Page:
The European Commission had found that Google's shopping service had seen traffic jump 45-fold in the United Kingdom when it began to abuse its dominance.
Last week, EU officials said a plan that Google recently filed to comply with European regulations appeared to be a step "in the right direction".
Google is still obliged to pay up despite the legal challenge, but it can put the money in a locked account until the court reaches a decision.
The Commission, which ordered Google to stop the practice by September 28, is reviewing Google's proposal on how it would comply with the European Union decision.
The EU's enforcement wing, the European Commission, issued the massive penalty in June, accusing Google of boosting its own comparative shopping tool in its search results at the expense of other services.
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Google has chose to appeal the record-breaking fine imposed on it by the European Union's highest antitrust authority in July.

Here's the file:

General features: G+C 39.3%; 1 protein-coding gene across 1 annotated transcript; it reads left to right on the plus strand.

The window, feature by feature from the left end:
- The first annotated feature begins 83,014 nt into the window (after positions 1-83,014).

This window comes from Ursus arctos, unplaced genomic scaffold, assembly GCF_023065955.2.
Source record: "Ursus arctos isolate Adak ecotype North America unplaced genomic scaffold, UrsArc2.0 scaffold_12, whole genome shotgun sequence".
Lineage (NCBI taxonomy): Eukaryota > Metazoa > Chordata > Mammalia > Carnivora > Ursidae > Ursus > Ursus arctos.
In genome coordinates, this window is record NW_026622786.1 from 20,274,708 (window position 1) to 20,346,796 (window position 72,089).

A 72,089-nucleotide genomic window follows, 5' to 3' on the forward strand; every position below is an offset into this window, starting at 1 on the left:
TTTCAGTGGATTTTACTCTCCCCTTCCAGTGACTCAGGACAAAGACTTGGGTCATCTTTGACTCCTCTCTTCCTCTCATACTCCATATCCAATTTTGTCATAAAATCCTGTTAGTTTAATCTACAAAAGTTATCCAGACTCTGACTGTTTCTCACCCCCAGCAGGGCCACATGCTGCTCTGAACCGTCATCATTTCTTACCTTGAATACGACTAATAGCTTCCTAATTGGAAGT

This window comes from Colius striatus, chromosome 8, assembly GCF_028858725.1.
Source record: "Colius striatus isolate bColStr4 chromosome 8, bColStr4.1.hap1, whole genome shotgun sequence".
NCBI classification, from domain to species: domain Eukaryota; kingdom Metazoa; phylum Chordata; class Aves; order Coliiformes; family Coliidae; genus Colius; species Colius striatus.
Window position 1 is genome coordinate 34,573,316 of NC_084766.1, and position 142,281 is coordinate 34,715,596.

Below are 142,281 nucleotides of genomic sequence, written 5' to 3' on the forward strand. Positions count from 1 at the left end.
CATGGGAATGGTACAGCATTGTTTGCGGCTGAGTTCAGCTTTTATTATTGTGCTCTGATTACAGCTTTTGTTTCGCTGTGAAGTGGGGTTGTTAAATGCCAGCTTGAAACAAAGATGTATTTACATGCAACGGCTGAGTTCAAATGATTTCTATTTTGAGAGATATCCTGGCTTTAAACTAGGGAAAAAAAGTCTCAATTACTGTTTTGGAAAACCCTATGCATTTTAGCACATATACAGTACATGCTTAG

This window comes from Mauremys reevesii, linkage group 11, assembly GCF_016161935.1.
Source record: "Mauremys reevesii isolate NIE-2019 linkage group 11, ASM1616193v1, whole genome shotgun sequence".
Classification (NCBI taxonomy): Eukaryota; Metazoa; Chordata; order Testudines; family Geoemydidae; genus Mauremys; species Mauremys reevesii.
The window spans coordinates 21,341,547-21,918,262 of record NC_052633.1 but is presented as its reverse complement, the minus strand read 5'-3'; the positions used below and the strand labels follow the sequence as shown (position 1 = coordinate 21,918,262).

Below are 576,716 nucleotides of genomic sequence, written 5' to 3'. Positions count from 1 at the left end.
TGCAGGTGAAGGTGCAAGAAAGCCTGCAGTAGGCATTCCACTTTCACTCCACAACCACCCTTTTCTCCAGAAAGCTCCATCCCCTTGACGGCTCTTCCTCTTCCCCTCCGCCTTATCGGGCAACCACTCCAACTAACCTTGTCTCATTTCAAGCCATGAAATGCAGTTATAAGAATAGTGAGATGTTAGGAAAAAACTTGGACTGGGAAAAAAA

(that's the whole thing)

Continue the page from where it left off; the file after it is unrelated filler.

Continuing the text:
The EU Court of Justice told a lower tribunal last Wednesday to re-examine USA chipmaker Intel's appeal against a 1.06 billion euro fine, dealing a rare setback to the Commission.
The appeal, which the court has confirmed receiving, will take some time to be heard and is likely to result in prolonged expensive hearings, but an unapologetic Commission on Monday insisted that it will "defend its decision in court".
Regulators are also expected to levy fines in separate investigations into Google's Android mobile-phone software - possibly as soon as next month - and the AdSense advertising service.